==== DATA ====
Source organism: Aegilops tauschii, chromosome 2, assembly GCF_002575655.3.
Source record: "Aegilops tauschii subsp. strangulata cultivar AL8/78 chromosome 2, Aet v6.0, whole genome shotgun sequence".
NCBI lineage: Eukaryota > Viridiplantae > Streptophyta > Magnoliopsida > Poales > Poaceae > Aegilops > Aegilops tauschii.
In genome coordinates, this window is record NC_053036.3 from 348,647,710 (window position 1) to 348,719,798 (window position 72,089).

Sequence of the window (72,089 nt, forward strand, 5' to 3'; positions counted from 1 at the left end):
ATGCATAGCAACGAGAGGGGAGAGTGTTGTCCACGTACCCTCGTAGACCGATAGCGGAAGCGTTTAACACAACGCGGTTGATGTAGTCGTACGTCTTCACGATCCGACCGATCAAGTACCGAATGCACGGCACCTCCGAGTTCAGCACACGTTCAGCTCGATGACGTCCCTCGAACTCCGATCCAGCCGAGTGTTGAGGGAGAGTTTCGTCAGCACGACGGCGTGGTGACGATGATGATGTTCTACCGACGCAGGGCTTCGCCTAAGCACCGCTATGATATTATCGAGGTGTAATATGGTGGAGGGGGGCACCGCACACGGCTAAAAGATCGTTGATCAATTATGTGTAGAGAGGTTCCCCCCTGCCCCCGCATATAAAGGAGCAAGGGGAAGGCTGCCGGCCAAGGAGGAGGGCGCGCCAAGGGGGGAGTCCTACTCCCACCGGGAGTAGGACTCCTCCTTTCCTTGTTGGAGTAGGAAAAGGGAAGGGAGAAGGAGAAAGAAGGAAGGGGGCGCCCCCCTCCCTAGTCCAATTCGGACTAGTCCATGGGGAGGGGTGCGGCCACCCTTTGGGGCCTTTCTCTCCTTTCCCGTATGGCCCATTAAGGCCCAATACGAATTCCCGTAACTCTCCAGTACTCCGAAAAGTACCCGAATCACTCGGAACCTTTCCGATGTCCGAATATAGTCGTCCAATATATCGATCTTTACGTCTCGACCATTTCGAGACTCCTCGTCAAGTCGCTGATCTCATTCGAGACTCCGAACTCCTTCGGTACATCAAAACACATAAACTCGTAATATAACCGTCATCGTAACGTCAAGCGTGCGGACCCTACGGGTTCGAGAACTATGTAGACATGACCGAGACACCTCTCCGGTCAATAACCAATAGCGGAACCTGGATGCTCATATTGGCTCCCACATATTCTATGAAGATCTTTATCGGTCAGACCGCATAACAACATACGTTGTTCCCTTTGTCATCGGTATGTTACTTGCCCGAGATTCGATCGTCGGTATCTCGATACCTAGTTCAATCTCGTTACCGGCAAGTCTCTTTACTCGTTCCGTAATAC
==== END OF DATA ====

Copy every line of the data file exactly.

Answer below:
Source organism: Aegilops tauschii, chromosome 2, assembly GCF_002575655.3.
Source record: "Aegilops tauschii subsp. strangulata cultivar AL8/78 chromosome 2, Aet v6.0, whole genome shotgun sequence".
NCBI lineage: Eukaryota > Viridiplantae > Streptophyta > Magnoliopsida > Poales > Poaceae > Aegilops > Aegilops tauschii.
In genome coordinates, this window is record NC_053036.3 from 348,647,710 (window position 1) to 348,719,798 (window position 72,089).

Sequence of the window (72,089 nt, forward strand, 5' to 3'; positions counted from 1 at the left end):
ATGCATAGCAACGAGAGGGGAGAGTGTTGTCCACGTACCCTCGTAGACCGATAGCGGAAGCGTTTAACACAACGCGGTTGATGTAGTCGTACGTCTTCACGATCCGACCGATCAAGTACCGAATGCACGGCACCTCCGAGTTCAGCACACGTTCAGCTCGATGACGTCCCTCGAACTCCGATCCAGCCGAGTGTTGAGGGAGAGTTTCGTCAGCACGACGGCGTGGTGACGATGATGATGTTCTACCGACGCAGGGCTTCGCCTAAGCACCGCTATGATATTATCGAGGTGTAATATGGTGGAGGGGGGCACCGCACACGGCTAAAAGATCGTTGATCAATTATGTGTAGAGAGGTTCCCCCCTGCCCCCGCATATAAAGGAGCAAGGGGAAGGCTGCCGGCCAAGGAGGAGGGCGCGCCAAGGGGGGAGTCCTACTCCCACCGGGAGTAGGACTCCTCCTTTCCTTGTTGGAGTAGGAAAAGGGAAGGGAGAAGGAGAAAGAAGGAAGGGGGCGCCCCCCTCCCTAGTCCAATTCGGACTAGTCCATGGGGAGGGGTGCGGCCACCCTTTGGGGCCTTTCTCTCCTTTCCCGTATGGCCCATTAAGGCCCAATACGAATTCCCGTAACTCTCCAGTACTCCGAAAAGTACCCGAATCACTCGGAACCTTTCCGATGTCCGAATATAGTCGTCCAATATATCGATCTTTACGTCTCGACCATTTCGAGACTCCTCGTCAAGTCGCTGATCTCATTCGAGACTCCGAACTCCTTCGGTACATCAAAACACATAAACTCGTAATATAACCGTCATCGTAACGTCAAGCGTGCGGACCCTACGGGTTCGAGAACTATGTAGACATGACCGAGACACCTCTCCGGTCAATAACCAATAGCGGAACCTGGATGCTCATATTGGCTCCCACATATTCTATGAAGATCTTTATCGGTCAGACCGCATAACAACATACGTTGTTCCCTTTGTCATCGGTATGTTACTTGCCCGAGATTCGATCGTCGGTATCTCGATACCTAGTTCAATCTCGTTACCGGCAAGTCTCTTTACTCGTTCCGTAATAC